At least the keyboard's area is quite generous. The total area is nearly the same as the "full-size" reference we use from an old 14" Dell notebook of mine. I tend to think that the size of the alpha key area, which stretches from the outer edges of the A and L keys on the horizontal and the T and V keys on the vertical, is a more important measurement of keyboard cramping, or a lack thereof. After all, the alpha keys are where your fingers spend most of their time. Zoning in on the letter keys, the UL30A again measures nearly full size.
Having a spacious keyboard probably isn't a concern for some folks, but it matters to those of us with large, clumsy hands. My girlfriend refers to mine as "meat paws," and they have plenty of room on the UL30A's keyboard, even hammering away at full speed.
I found it quite easy to get my typing up to speed on the UL30A. Part of the credit goes to the keyboard's size, but the spacing and finish count for a lot, too. The key caps are textured rather than glossy, which, combined with clear separation between the keys themselves, makes it easy to keep one's fingers properly anchored to the home row. I didn't have many problems getting my hands centered in the dark, either, although I'd still prefer a backlit keyboard. The fact that more manufacturers haven't embraced keyboard lighting boggles my mind. Apple figured it out a long time ago.
Before moving on from the keyboard, I should note one layout quirk involving the infamous right shift key. Unlike some older Eee PC keyboards, the shift key is in the correct spot. However, it's also a little narrower than usual to make room for full-size arrow keys in a traditional inverted-T layout. I like the compromise because I'm not a huge fan of half-height directional keys. Still, that hasn't stopped me from cursing when I accidentally punch the up arrow instead of right shift when trying to enter double quotes. Of course, proper typing technique probably dictates that I should be using the left shift key for that character, so the problem is more with me than the UL30A's keyboard.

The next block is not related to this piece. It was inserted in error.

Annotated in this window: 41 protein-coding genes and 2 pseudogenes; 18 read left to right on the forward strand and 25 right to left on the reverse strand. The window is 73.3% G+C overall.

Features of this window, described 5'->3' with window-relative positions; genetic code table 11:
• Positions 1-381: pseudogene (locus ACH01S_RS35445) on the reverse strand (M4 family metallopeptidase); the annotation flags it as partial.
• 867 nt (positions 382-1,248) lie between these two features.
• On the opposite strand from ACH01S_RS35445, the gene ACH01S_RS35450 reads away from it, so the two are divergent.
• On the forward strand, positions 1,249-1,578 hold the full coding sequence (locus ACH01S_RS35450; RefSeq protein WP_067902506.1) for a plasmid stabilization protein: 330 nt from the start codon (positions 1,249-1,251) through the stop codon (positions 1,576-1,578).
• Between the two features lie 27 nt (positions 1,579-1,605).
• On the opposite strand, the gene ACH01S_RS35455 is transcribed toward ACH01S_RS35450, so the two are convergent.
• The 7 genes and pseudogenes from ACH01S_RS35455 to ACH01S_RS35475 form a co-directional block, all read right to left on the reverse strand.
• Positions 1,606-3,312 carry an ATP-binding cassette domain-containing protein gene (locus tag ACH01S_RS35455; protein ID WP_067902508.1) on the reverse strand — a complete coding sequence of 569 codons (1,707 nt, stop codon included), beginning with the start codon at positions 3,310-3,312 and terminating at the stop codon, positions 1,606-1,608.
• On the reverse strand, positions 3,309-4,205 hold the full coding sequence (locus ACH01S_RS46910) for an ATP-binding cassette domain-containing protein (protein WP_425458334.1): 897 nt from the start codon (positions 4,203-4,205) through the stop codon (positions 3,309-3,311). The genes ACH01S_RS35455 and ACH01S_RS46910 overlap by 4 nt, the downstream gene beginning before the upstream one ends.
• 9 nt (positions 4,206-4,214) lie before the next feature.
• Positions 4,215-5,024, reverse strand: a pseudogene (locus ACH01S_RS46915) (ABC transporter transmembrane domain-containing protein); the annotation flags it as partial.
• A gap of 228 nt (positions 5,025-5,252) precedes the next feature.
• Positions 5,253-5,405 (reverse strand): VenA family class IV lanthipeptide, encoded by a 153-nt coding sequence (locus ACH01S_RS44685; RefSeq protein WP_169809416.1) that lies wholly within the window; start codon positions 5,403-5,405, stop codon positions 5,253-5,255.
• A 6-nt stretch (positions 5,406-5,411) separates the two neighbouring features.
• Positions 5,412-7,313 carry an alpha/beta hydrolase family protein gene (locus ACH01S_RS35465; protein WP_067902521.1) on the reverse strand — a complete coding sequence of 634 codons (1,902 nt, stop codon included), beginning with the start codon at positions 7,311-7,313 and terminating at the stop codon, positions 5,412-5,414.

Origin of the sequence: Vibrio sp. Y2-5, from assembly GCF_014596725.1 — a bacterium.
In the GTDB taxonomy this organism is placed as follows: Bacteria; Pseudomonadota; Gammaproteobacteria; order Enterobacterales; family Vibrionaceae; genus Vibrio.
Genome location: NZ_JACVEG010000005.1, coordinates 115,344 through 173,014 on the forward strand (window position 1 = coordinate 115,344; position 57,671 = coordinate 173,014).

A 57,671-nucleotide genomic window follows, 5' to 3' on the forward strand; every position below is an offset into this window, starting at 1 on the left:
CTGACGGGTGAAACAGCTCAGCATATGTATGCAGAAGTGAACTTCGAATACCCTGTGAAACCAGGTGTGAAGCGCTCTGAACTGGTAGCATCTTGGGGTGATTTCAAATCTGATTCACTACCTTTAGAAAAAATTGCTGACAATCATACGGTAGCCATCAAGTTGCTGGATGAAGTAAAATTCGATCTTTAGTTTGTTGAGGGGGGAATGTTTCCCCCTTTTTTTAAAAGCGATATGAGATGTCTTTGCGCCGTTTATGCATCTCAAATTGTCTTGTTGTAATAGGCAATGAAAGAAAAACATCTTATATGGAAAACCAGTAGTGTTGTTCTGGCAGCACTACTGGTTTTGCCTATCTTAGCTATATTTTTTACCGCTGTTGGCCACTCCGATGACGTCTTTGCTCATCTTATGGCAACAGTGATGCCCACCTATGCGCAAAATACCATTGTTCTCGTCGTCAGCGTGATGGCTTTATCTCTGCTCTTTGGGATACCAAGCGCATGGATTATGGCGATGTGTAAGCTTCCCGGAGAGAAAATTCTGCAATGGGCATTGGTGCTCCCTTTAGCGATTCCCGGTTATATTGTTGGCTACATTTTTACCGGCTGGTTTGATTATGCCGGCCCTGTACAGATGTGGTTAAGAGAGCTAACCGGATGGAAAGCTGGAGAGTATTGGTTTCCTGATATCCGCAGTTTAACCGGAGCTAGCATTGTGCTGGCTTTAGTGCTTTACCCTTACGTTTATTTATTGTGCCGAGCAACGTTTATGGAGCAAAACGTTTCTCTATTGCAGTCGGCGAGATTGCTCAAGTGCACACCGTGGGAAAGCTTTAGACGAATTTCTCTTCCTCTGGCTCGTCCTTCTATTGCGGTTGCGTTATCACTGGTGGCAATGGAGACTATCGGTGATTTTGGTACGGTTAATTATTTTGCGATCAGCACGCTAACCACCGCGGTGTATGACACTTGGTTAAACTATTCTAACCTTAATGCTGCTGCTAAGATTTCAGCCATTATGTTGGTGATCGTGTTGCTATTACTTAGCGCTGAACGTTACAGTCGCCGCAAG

Just under the keyboard sits the requisite multi-touch trackpad. This Elan unit supports two-finger horizontal and vertical scrolling, but not pinch zooming or fancy other functions. You can adjust the sensitivity of the PalmTracking feature, which ignores what it deems to be inadvertent or unintentional trackpad contact, or choose to disable the trackpad completely with a keyboard shortcut.
The trackpad's single button nicely handles left and right clicks on either side. However, I'm not crazy about the dimpled surface of the trackpad itself. In aerodynamic applications, such as golf balls and high-end bicycle components, dimples are used to cut turbulence and reduce drag. They have somewhat of an opposite effect here, imparting a subtle resistance that makes the trackpad's surface feel a tad slow and just the slightest bit tacky at times.
That said, the dimples do a good job of differentiating the trackpad area from the palm rests. The palm rests are glossy silver plastic that, in part thanks to an inconspicuous pattern under the gloss, doesn't seem to show fingerprints or smudges. I'd prefer more brushed aluminum, of course, but this is a budget ultraportable, after all.